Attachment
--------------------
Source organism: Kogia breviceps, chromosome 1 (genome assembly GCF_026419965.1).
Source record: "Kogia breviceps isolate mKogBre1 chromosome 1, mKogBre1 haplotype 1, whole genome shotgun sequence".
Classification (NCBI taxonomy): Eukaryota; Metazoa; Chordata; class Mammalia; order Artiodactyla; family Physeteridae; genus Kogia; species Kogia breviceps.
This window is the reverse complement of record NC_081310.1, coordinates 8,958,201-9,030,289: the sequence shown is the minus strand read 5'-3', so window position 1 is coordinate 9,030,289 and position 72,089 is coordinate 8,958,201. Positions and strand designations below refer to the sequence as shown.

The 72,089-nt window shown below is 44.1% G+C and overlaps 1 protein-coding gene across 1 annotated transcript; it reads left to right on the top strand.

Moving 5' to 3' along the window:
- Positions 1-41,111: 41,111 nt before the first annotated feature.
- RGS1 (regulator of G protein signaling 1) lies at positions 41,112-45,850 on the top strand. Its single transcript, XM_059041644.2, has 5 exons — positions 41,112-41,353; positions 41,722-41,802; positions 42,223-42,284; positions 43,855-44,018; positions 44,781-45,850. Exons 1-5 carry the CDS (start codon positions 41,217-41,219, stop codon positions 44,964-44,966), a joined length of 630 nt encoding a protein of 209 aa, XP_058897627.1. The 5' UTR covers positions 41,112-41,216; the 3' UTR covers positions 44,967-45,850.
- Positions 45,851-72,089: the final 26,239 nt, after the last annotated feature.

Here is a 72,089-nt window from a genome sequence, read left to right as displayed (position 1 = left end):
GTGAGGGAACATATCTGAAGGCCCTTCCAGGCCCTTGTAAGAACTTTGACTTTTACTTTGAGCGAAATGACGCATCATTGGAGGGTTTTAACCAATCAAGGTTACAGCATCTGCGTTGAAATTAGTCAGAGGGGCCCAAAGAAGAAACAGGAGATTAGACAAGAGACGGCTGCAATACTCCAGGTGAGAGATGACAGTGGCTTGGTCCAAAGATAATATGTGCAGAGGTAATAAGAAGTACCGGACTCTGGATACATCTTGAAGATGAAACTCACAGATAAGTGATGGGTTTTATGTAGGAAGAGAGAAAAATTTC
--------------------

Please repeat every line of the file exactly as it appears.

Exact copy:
Source organism: Kogia breviceps, chromosome 1 (genome assembly GCF_026419965.1).
Source record: "Kogia breviceps isolate mKogBre1 chromosome 1, mKogBre1 haplotype 1, whole genome shotgun sequence".
Classification (NCBI taxonomy): Eukaryota; Metazoa; Chordata; class Mammalia; order Artiodactyla; family Physeteridae; genus Kogia; species Kogia breviceps.
This window is the reverse complement of record NC_081310.1, coordinates 8,958,201-9,030,289: the sequence shown is the minus strand read 5'-3', so window position 1 is coordinate 9,030,289 and position 72,089 is coordinate 8,958,201. Positions and strand designations below refer to the sequence as shown.

The 72,089-nt window shown below is 44.1% G+C and overlaps 1 protein-coding gene across 1 annotated transcript; it reads left to right on the top strand.

Moving 5' to 3' along the window:
- Positions 1-41,111: 41,111 nt before the first annotated feature.
- RGS1 (regulator of G protein signaling 1) lies at positions 41,112-45,850 on the top strand. Its single transcript, XM_059041644.2, has 5 exons — positions 41,112-41,353; positions 41,722-41,802; positions 42,223-42,284; positions 43,855-44,018; positions 44,781-45,850. Exons 1-5 carry the CDS (start codon positions 41,217-41,219, stop codon positions 44,964-44,966), a joined length of 630 nt encoding a protein of 209 aa, XP_058897627.1. The 5' UTR covers positions 41,112-41,216; the 3' UTR covers positions 44,967-45,850.
- Positions 45,851-72,089: the final 26,239 nt, after the last annotated feature.

Here is a 72,089-nt window from a genome sequence, read left to right as displayed (position 1 = left end):
GTGAGGGAACATATCTGAAGGCCCTTCCAGGCCCTTGTAAGAACTTTGACTTTTACTTTGAGCGAAATGACGCATCATTGGAGGGTTTTAACCAATCAAGGTTACAGCATCTGCGTTGAAATTAGTCAGAGGGGCCCAAAGAAGAAACAGGAGATTAGACAAGAGACGGCTGCAATACTCCAGGTGAGAGATGACAGTGGCTTGGTCCAAAGATAATATGTGCAGAGGTAATAAGAAGTACCGGACTCTGGATACATCTTGAAGATGAAACTCACAGATAAGTGATGGGTTTTATGTAGGAAGAGAGAAAAATTTC